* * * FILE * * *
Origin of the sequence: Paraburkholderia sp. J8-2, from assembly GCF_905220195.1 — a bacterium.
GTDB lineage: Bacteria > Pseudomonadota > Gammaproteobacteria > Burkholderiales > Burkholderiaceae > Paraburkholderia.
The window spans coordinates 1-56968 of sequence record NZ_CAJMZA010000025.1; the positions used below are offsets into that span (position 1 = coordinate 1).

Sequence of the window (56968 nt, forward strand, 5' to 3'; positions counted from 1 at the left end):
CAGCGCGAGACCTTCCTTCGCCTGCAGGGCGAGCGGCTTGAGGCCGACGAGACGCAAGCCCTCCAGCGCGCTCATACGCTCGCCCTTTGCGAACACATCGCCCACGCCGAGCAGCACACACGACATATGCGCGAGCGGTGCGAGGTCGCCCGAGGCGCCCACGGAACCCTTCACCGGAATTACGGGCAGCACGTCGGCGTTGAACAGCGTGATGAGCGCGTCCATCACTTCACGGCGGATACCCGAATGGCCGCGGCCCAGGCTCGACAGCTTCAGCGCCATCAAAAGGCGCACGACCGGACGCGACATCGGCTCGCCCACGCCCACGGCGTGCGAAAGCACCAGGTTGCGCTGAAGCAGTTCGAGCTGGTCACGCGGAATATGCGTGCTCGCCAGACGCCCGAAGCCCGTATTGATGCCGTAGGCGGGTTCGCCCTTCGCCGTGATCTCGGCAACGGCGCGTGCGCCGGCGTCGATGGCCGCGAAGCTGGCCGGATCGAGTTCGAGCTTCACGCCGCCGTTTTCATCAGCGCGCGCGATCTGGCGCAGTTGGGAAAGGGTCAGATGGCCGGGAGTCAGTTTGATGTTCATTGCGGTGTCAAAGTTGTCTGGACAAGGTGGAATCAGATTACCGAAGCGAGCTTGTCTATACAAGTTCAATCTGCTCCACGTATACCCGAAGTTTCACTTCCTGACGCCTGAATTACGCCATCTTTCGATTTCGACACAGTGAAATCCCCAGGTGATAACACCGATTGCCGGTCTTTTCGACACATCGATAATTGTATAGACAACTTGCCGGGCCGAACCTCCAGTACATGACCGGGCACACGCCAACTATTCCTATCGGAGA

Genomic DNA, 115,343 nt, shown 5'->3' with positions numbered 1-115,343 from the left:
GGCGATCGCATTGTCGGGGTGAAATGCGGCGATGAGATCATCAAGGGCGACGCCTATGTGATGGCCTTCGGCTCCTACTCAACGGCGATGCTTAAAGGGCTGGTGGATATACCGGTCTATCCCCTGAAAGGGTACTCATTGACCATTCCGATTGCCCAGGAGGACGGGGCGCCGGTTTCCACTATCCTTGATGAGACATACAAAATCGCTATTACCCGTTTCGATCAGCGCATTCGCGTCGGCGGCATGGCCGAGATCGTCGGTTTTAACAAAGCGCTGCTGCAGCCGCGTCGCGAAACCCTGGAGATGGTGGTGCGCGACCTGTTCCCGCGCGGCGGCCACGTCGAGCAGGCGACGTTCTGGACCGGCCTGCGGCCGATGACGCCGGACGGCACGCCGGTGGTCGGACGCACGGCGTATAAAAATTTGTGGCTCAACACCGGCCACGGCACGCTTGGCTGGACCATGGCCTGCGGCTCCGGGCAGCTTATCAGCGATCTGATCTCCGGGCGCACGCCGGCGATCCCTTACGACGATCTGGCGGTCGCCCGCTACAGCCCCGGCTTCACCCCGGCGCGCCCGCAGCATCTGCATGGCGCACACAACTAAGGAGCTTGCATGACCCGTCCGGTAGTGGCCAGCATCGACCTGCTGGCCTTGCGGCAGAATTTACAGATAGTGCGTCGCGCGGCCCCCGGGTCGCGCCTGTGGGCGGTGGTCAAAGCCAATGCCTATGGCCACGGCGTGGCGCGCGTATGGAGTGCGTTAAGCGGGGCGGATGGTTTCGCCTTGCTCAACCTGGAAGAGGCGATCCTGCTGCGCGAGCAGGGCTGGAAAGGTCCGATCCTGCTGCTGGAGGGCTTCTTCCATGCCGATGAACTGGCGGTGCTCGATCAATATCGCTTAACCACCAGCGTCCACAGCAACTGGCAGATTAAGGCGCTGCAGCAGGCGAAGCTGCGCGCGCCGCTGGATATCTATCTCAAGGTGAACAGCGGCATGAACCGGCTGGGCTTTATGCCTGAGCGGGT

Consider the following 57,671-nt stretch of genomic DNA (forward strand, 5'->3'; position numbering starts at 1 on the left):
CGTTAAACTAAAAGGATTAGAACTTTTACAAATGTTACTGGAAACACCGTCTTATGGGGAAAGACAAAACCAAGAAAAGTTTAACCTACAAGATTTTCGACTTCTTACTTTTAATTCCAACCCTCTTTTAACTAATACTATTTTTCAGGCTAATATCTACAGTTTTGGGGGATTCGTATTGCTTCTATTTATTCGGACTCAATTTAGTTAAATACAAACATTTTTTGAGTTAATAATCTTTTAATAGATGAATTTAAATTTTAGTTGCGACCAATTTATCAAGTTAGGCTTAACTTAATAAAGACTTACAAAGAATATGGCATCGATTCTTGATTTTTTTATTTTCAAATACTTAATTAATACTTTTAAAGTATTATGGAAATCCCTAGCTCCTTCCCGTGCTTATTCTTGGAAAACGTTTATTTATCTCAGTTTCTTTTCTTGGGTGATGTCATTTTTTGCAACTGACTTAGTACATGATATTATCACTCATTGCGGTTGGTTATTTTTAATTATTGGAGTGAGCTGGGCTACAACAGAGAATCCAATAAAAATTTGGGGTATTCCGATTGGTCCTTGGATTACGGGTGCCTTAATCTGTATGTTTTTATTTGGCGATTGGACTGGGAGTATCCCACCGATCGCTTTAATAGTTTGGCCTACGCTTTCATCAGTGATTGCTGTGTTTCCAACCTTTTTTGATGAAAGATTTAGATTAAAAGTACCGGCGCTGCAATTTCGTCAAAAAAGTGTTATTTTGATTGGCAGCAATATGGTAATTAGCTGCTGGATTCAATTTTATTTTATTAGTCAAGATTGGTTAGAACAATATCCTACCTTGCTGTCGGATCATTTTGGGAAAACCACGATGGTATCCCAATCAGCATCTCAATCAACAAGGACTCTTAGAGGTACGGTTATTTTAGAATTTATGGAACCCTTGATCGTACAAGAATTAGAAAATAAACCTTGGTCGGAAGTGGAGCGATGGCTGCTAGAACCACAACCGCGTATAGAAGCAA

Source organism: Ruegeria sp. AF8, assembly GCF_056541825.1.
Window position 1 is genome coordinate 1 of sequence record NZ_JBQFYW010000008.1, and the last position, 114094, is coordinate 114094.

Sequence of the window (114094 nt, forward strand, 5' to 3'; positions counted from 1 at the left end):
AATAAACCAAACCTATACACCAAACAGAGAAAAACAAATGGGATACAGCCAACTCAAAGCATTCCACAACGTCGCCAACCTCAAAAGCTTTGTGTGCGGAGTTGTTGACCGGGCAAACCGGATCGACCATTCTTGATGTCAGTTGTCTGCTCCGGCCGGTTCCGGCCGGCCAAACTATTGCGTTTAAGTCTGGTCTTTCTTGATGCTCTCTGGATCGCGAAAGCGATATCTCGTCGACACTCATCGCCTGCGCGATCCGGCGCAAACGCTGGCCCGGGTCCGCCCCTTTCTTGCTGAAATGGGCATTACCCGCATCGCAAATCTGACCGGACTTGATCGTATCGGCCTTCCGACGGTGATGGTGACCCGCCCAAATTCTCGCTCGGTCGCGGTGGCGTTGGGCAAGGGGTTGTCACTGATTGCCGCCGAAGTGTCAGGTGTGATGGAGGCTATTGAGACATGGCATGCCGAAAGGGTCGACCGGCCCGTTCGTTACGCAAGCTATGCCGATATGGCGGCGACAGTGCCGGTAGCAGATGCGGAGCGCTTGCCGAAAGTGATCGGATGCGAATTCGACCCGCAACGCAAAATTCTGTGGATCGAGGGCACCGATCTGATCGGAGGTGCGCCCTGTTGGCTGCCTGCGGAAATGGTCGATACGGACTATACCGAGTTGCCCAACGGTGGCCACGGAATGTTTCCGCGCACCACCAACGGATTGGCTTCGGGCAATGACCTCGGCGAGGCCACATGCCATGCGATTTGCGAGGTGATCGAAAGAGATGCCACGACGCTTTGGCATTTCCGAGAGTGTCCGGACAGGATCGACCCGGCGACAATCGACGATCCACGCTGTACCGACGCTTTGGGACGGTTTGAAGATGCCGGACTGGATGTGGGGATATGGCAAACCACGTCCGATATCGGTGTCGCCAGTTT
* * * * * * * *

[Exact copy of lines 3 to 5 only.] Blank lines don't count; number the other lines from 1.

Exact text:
The window spans coordinates 1-56968 of sequence record NZ_CAJMZA010000025.1; the positions used below are offsets into that span (position 1 = coordinate 1).

Sequence of the window (56968 nt, forward strand, 5' to 3'; positions counted from 1 at the left end):
CAGCGCGAGACCTTCCTTCGCCTGCAGGGCGAGCGGCTTGAGGCCGACGAGACGCAAGCCCTCCAGCGCGCTCATACGCTCGCCCTTTGCGAACACATCGCCCACGCCGAGCAGCACACACGACATATGCGCGAGCGGTGCGAGGTCGCCCGAGGCGCCCACGGAACCCTTCACCGGAATTACGGGCAGCACGTCGGCGTTGAACAGCGTGATGAGCGCGTCCATCACTTCACGGCGGATACCCGAATGGCCGCGGCCCAGGCTCGACAGCTTCAGCGCCATCAAAAGGCGCACGACCGGACGCGACATCGGCTCGCCCACGCCCACGGCGTGCGAAAGCACCAGGTTGCGCTGAAGCAGTTCGAGCTGGTCACGCGGAATATGCGTGCTCGCCAGACGCCCGAAGCCCGTATTGATGCCGTAGGCGGGTTCGCCCTTCGCCGTGATCTCGGCAACGGCGCGTGCGCCGGCGTCGATGGCCGCGAAGCTGGCCGGATCGAGTTCGAGCTTCACGCCGCCGTTTTCATCAGCGCGCGCGATCTGGCGCAGTTGGGAAAGGGTCAGATGGCCGGGAGTCAGTTTGATGTTCATTGCGGTGTCAAAGTTGTCTGGACAAGGTGGAATCAGATTACCGAAGCGAGCTTGTCTATACAAGTTCAATCTGCTCCACGTATACCCGAAGTTTCACTTCCTGACGCCTGAATTACGCCATCTTTCGATTTCGACACAGTGAAATCCCCAGGTGATAACACCGATTGCCGGTCTTTTCGACACATCGATAATTGTATAGACAACTTGCCGGGCCGAACCTCCAGTACATGACCGGGCACACGCCAACTATTCCTATCGGAGA